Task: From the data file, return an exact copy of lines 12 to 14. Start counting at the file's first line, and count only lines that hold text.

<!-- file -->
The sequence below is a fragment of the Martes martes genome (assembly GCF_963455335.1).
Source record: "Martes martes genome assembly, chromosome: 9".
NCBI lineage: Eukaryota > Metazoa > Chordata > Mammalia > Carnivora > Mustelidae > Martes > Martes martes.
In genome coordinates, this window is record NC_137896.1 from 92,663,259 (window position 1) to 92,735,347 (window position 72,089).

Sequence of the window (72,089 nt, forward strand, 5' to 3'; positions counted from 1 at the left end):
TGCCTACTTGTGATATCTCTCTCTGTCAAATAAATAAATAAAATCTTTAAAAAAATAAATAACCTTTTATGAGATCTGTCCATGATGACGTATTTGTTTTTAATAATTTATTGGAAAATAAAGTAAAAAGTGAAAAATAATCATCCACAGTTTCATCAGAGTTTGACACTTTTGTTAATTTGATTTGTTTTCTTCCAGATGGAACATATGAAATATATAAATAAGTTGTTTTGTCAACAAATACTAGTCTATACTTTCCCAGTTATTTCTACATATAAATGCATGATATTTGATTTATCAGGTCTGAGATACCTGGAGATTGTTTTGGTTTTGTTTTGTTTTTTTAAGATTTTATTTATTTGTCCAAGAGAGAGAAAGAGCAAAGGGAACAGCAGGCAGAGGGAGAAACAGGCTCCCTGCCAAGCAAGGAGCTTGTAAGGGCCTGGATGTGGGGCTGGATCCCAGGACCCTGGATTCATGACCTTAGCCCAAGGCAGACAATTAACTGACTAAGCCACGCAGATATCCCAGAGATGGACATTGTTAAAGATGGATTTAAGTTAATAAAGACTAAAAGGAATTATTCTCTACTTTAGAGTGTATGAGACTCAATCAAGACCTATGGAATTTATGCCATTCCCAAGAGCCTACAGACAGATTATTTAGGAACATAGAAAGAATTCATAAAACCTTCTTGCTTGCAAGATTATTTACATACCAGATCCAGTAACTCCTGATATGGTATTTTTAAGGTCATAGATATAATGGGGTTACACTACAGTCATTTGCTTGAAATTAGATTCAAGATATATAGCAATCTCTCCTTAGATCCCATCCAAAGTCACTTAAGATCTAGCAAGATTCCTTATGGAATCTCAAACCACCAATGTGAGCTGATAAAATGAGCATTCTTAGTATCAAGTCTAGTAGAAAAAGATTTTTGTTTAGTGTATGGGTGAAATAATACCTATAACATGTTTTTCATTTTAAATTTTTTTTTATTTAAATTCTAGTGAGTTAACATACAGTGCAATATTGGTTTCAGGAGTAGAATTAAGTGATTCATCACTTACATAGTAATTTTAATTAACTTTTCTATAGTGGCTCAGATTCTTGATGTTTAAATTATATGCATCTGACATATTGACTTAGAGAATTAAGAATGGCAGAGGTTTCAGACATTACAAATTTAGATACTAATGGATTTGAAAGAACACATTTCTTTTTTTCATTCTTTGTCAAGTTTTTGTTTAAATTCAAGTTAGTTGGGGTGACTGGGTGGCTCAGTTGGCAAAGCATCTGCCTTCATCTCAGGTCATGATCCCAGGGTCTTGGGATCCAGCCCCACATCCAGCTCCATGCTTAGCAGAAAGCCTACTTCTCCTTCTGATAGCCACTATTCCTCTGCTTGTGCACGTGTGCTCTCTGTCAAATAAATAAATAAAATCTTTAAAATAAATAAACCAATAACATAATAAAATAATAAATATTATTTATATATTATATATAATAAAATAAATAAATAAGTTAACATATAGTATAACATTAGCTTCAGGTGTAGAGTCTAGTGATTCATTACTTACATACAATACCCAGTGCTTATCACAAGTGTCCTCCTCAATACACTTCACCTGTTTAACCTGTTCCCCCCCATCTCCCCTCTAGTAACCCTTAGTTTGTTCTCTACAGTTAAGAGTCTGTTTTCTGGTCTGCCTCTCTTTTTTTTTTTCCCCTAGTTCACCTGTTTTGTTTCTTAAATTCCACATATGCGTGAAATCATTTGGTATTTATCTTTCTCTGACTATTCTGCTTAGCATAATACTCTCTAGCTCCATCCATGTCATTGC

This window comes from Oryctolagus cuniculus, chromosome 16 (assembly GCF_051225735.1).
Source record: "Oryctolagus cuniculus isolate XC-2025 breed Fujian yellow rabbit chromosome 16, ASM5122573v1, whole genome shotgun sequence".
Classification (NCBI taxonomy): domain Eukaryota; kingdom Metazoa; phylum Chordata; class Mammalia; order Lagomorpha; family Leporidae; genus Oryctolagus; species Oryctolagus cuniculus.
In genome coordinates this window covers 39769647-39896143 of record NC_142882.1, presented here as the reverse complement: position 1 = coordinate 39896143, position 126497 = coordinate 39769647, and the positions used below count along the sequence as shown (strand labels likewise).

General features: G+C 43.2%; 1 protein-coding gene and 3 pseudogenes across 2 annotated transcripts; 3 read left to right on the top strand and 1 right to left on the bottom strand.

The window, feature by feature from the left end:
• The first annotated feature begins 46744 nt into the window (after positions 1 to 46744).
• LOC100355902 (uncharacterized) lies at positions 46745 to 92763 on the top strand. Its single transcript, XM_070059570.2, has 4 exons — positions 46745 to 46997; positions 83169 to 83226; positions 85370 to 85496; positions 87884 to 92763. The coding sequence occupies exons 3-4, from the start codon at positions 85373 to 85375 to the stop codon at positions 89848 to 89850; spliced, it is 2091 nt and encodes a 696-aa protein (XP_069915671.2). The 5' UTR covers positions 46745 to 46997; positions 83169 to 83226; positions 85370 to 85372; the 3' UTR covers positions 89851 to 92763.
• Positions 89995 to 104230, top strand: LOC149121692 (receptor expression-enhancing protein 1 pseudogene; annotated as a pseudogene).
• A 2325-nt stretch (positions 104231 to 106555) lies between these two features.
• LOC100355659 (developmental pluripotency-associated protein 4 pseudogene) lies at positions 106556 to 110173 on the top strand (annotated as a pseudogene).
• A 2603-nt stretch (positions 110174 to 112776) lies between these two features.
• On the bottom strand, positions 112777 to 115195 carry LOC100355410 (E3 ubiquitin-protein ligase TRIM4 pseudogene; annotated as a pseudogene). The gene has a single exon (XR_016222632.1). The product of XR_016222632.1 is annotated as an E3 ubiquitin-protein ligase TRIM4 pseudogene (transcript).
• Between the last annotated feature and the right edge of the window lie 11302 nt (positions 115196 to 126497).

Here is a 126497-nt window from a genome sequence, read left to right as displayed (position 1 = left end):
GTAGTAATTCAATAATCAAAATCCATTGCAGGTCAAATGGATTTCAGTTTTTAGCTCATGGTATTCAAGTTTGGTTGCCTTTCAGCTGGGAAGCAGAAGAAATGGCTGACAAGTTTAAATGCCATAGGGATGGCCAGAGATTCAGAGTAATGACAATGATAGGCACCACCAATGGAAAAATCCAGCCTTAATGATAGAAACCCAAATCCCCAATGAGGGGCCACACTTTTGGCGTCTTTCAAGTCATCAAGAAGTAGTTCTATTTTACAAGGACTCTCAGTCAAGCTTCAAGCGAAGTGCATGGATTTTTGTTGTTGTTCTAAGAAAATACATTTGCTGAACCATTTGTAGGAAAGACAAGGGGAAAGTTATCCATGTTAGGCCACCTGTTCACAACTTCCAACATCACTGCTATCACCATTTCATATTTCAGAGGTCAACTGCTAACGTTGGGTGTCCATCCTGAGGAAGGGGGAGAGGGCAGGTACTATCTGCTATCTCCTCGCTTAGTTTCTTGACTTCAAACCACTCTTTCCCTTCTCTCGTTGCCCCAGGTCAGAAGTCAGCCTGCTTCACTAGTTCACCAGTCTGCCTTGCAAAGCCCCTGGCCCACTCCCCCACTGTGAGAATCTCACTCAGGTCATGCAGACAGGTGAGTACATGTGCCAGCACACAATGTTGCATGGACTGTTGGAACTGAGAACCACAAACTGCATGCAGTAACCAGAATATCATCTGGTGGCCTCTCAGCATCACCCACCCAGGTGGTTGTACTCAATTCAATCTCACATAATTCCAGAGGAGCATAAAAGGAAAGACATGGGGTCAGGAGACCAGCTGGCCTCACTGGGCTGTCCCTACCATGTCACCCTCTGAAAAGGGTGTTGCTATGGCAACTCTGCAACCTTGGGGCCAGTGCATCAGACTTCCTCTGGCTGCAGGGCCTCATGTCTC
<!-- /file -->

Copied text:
The window, feature by feature from the left end:
• The first annotated feature begins 46744 nt into the window (after positions 1 to 46744).
• LOC100355902 (uncharacterized) lies at positions 46745 to 92763 on the top strand. Its single transcript, XM_070059570.2, has 4 exons — positions 46745 to 46997; positions 83169 to 83226; positions 85370 to 85496; positions 87884 to 92763. The coding sequence occupies exons 3-4, from the start codon at positions 85373 to 85375 to the stop codon at positions 89848 to 89850; spliced, it is 2091 nt and encodes a 696-aa protein (XP_069915671.2). The 5' UTR covers positions 46745 to 46997; positions 83169 to 83226; positions 85370 to 85372; the 3' UTR covers positions 89851 to 92763.